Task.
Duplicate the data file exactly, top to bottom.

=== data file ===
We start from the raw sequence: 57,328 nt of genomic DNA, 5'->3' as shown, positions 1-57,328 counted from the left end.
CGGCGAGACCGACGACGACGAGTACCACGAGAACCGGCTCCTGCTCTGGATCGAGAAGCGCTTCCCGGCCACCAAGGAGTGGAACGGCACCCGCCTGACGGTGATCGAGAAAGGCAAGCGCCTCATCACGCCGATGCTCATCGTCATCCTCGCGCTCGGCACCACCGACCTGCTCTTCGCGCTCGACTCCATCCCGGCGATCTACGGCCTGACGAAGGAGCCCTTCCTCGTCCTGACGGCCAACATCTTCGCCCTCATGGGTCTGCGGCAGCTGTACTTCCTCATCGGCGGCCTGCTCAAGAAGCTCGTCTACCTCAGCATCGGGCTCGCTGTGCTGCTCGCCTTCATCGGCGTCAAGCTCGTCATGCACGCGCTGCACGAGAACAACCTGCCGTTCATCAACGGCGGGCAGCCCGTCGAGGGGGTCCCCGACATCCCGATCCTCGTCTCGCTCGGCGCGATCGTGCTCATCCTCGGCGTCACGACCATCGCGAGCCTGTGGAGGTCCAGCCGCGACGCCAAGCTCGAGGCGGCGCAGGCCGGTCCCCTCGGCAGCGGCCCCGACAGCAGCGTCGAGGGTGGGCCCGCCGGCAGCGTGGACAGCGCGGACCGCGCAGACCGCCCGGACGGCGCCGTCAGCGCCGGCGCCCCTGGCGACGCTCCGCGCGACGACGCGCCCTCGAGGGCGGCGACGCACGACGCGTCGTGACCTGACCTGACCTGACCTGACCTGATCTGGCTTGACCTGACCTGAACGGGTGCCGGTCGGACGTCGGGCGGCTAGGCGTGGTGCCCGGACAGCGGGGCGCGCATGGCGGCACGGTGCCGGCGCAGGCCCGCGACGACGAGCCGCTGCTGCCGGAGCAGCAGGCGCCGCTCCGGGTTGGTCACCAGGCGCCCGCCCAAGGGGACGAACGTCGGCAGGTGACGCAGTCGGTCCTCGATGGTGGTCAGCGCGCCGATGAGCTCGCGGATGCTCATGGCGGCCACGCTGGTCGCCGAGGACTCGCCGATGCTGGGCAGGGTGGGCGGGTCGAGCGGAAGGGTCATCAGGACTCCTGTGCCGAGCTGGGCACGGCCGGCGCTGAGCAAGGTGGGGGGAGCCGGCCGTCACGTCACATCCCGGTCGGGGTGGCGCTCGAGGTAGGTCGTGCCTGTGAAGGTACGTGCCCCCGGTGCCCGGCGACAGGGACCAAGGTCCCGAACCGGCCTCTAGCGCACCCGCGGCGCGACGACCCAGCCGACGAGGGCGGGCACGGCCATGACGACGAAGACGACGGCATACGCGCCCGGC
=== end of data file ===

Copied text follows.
We start from the raw sequence: 57,328 nt of genomic DNA, 5'->3' as shown, positions 1-57,328 counted from the left end.
CGGCGAGACCGACGACGACGAGTACCACGAGAACCGGCTCCTGCTCTGGATCGAGAAGCGCTTCCCGGCCACCAAGGAGTGGAACGGCACCCGCCTGACGGTGATCGAGAAAGGCAAGCGCCTCATCACGCCGATGCTCATCGTCATCCTCGCGCTCGGCACCACCGACCTGCTCTTCGCGCTCGACTCCATCCCGGCGATCTACGGCCTGACGAAGGAGCCCTTCCTCGTCCTGACGGCCAACATCTTCGCCCTCATGGGTCTGCGGCAGCTGTACTTCCTCATCGGCGGCCTGCTCAAGAAGCTCGTCTACCTCAGCATCGGGCTCGCTGTGCTGCTCGCCTTCATCGGCGTCAAGCTCGTCATGCACGCGCTGCACGAGAACAACCTGCCGTTCATCAACGGCGGGCAGCCCGTCGAGGGGGTCCCCGACATCCCGATCCTCGTCTCGCTCGGCGCGATCGTGCTCATCCTCGGCGTCACGACCATCGCGAGCCTGTGGAGGTCCAGCCGCGACGCCAAGCTCGAGGCGGCGCAGGCCGGTCCCCTCGGCAGCGGCCCCGACAGCAGCGTCGAGGGTGGGCCCGCCGGCAGCGTGGACAGCGCGGACCGCGCAGACCGCCCGGACGGCGCCGTCAGCGCCGGCGCCCCTGGCGACGCTCCGCGCGACGACGCGCCCTCGAGGGCGGCGACGCACGACGCGTCGTGACCTGACCTGACCTGACCTGACCTGATCTGGCTTGACCTGACCTGAACGGGTGCCGGTCGGACGTCGGGCGGCTAGGCGTGGTGCCCGGACAGCGGGGCGCGCATGGCGGCACGGTGCCGGCGCAGGCCCGCGACGACGAGCCGCTGCTGCCGGAGCAGCAGGCGCCGCTCCGGGTTGGTCACCAGGCGCCCGCCCAAGGGGACGAACGTCGGCAGGTGACGCAGTCGGTCCTCGATGGTGGTCAGCGCGCCGATGAGCTCGCGGATGCTCATGGCGGCCACGCTGGTCGCCGAGGACTCGCCGATGCTGGGCAGGGTGGGCGGGTCGAGCGGAAGGGTCATCAGGACTCCTGTGCCGAGCTGGGCACGGCCGGCGCTGAGCAAGGTGGGGGGAGCCGGCCGTCACGTCACATCCCGGTCGGGGTGGCGCTCGAGGTAGGTCGTGCCTGTGAAGGTACGTGCCCCCGGTGCCCGGCGACAGGGACCAAGGTCCCGAACCGGCCTCTAGCGCACCCGCGGCGCGACGACCCAGCCGACGAGGGCGGGCACGGCCATGACGACGAAGACGACGGCATACGCGCCCGGC